The Government has issued drug driving guidance to healthcare professionals ahead of the new offence of drug-driving which is due to come into force on March 2, 2015.
The guidance helps doctors and nurses start explaining the new rules in advance of the launch to patients and reassure those who take prescription drugs that they will be able to drive safely without fear of being prosecuted.
The new advice, which has been developed with support from the medical profession, advises general practitioners, doctors, nurses and health advisers on changes to the drug-driving offence and what it means for patients.
Police can already prosecute drivers if they are driving while impaired by drugs, including medicinal drugs.
The new rules will mean it will be an offence to be over the specified limits for each drug while driving, as it is with drink-driving.
The limits for the vast majority of medicinal drugs are above the normal doses.
Unlike the existing ‘impairment' offence, the new law provides a medical defence for patients who are taking their medicine in accordance with instructions - either from a healthcare professional or printed in the accompanying leaflet - provided they are not impaired.
The guidance also advises patients who take legitimately supplied medicines to keep evidence with them in case they are stopped by police. This will help speed up any investigation where the medical defence is used and reduce the inconvenience to the patient.
The new regulations will come in to force at the same time as new equipment to test drivers for cannabis and cocaine at the roadside is expected to become available to the police.
If a driver tests positive they will be taken to a police station where a further evidential test will be taken. If this is positive it will allow police to prosecute a driver for being over the limit.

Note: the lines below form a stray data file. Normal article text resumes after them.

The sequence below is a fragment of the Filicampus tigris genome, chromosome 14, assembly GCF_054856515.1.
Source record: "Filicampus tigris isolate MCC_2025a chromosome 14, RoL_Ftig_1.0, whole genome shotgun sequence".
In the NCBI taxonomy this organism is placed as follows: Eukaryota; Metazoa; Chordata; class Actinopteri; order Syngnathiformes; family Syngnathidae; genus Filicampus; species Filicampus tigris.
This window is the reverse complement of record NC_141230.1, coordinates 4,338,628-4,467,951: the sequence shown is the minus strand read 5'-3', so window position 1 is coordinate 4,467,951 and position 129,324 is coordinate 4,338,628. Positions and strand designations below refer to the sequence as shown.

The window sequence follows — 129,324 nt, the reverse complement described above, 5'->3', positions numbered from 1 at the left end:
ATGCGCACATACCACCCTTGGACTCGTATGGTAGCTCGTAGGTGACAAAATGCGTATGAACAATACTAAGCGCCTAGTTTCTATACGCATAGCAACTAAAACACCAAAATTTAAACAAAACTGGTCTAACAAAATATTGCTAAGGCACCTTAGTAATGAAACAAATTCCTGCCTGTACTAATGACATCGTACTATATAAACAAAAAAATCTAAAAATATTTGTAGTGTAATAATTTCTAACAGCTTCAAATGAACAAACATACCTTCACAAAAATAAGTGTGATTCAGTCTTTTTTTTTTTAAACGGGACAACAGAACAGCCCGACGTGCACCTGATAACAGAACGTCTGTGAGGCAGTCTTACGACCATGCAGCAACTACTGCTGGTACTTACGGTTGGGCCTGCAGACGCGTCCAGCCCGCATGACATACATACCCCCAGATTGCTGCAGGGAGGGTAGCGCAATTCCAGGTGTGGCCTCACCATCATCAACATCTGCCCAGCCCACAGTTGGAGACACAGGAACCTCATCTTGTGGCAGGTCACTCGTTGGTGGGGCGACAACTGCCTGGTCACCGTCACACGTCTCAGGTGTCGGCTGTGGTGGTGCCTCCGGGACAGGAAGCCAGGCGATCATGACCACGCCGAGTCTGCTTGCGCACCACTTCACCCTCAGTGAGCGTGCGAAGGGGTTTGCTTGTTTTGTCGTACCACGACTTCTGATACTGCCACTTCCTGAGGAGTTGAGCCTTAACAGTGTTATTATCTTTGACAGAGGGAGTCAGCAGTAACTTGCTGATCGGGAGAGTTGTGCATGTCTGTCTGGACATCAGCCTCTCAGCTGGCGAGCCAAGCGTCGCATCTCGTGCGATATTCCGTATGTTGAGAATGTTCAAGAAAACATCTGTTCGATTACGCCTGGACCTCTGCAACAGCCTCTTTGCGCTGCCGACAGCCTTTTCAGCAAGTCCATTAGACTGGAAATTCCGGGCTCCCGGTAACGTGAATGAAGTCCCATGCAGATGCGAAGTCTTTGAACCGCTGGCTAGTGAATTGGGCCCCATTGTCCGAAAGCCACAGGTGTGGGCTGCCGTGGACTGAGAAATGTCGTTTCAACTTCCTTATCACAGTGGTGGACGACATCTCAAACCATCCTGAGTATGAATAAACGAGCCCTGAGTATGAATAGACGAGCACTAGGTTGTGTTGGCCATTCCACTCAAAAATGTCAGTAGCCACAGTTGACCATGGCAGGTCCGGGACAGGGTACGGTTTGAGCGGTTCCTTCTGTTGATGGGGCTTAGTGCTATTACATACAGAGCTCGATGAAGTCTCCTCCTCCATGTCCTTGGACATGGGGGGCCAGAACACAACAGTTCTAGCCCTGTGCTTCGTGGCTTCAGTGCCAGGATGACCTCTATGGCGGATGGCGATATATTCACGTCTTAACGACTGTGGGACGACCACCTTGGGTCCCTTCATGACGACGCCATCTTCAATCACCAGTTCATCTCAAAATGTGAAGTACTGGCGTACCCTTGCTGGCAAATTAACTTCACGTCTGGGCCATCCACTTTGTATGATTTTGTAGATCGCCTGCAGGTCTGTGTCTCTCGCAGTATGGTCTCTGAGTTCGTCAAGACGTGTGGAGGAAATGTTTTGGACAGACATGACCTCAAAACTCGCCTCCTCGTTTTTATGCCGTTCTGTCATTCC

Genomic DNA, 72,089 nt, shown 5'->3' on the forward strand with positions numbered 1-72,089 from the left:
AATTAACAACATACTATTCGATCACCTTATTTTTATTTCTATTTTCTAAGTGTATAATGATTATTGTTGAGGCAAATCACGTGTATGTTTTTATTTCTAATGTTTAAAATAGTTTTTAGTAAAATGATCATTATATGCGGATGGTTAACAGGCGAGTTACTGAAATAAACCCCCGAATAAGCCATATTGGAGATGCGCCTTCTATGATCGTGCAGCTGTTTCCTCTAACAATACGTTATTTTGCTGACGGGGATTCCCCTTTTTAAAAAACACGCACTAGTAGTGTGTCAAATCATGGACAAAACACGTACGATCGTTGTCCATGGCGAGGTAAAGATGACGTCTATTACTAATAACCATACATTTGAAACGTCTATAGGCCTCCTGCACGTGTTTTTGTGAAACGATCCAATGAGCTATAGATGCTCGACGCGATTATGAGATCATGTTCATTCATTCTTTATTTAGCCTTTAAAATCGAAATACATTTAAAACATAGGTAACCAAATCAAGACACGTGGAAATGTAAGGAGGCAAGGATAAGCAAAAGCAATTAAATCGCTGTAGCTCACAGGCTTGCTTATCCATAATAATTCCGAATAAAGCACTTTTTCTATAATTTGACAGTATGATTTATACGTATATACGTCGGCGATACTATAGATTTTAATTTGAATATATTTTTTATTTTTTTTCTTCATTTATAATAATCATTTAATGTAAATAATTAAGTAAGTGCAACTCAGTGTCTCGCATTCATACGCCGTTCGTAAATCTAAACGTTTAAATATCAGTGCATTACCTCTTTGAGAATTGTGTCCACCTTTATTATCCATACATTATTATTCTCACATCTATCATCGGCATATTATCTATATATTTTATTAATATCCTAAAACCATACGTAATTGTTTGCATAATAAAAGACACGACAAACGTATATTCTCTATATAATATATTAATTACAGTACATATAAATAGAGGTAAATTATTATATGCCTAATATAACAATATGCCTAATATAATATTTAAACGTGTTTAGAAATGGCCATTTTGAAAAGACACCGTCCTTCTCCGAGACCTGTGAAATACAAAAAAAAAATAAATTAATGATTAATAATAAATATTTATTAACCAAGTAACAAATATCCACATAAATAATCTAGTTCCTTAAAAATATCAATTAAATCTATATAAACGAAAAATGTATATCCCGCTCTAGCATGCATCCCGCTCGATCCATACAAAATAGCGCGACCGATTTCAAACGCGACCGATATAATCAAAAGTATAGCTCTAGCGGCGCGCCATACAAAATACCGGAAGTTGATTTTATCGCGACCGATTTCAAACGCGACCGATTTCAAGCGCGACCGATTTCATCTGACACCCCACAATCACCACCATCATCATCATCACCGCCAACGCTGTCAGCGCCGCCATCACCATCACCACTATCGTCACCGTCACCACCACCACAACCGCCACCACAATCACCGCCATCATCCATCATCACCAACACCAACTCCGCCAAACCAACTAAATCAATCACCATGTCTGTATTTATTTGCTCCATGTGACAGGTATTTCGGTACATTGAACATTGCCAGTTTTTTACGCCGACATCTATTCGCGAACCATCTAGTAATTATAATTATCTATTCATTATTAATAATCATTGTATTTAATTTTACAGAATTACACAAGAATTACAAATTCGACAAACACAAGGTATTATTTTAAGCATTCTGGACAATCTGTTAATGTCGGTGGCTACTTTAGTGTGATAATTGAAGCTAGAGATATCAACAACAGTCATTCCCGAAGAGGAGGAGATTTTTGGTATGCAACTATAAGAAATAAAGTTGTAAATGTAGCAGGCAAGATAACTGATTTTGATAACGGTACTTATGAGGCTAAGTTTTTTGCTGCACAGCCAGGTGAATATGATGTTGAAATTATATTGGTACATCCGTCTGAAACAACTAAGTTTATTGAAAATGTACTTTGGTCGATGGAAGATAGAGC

Roads Minister Robert Goodwill said: "The new guidance will help doctors, nurses and healthcare professionals explain the new drug driving offence and reassure their patients that provided they take their medication in accordance with advice and are not impaired they can carry on driving just as they have always done.
"The new drug-driving law will make it easier for the police to tackle those who drive after taking illegal drugs or abuse medicinal drugs whether they are on prescription or available over the counter.
"This new offence will be introduced alongside major changes to drink-drive laws. Taken together, these will give police the tools they need to prosecute those who risk the lives of others through dangerous behaviour and make our roads safer."
The drugs most associated with medical use have been set at a level where a road safety risk arises, following advice from a panel of medical and scientific experts.
The changes to drink-drive are being introduced as part of the Deregulation Bill and will remove the right for drivers who fail a roadside breath test to demand a blood or urine sample at the police station.
This test can take place several hours later, which means some drivers who were over the limit when tested at the roadside could have time to sober up.
Removing the option for this test will save police forces an estimated £13 million over 10 years and allow breath tests to be used as evidence.
New mobile breath testing equipment is also expected to be approved early in 2015, allowing police to take evidential breath tests at the roadside, helping to streamline enforcement and support police officers in making sure our roads are kept safe and free from drink and drug drivers.
IAM director of policy and research Neil Greig said: "This is good news although the regulations are complex and medical practitioners will need extra time and patience to explain and reassure drivers that they are unlikely to be affected.
"The key point is that no one taking prescription drugs in the way that their doctor tells them to should fall foul of the new drug-driving laws."